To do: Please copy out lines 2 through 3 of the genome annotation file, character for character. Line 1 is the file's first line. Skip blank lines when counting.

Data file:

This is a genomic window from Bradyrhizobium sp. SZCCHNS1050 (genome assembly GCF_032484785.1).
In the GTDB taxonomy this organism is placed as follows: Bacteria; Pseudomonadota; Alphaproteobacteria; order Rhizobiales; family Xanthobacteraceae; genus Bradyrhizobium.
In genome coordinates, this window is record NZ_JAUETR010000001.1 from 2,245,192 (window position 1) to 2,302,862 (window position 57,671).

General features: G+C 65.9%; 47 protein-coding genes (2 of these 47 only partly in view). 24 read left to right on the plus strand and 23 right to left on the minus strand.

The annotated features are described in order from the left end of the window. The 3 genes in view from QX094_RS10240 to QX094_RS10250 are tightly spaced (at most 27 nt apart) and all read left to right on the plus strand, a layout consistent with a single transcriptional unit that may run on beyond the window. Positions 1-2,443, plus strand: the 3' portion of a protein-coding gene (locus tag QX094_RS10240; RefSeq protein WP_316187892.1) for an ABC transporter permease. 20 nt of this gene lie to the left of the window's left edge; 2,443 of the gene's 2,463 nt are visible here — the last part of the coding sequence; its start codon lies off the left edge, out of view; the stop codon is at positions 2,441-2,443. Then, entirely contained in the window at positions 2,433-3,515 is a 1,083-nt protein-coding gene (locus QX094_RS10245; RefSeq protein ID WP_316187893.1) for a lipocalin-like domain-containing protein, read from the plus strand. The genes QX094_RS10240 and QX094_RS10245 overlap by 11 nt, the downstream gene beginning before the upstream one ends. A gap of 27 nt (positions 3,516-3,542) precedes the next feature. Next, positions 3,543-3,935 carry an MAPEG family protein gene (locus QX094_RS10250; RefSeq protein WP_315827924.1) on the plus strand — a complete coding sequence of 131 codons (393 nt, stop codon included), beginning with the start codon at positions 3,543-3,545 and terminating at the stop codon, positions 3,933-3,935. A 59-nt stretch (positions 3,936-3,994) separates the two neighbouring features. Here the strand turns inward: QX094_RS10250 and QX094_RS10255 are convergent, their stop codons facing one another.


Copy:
In the GTDB taxonomy this organism is placed as follows: Bacteria; Pseudomonadota; Alphaproteobacteria; order Rhizobiales; family Xanthobacteraceae; genus Bradyrhizobium.
In genome coordinates, this window is record NZ_JAUETR010000001.1 from 2,245,192 (window position 1) to 2,302,862 (window position 57,671).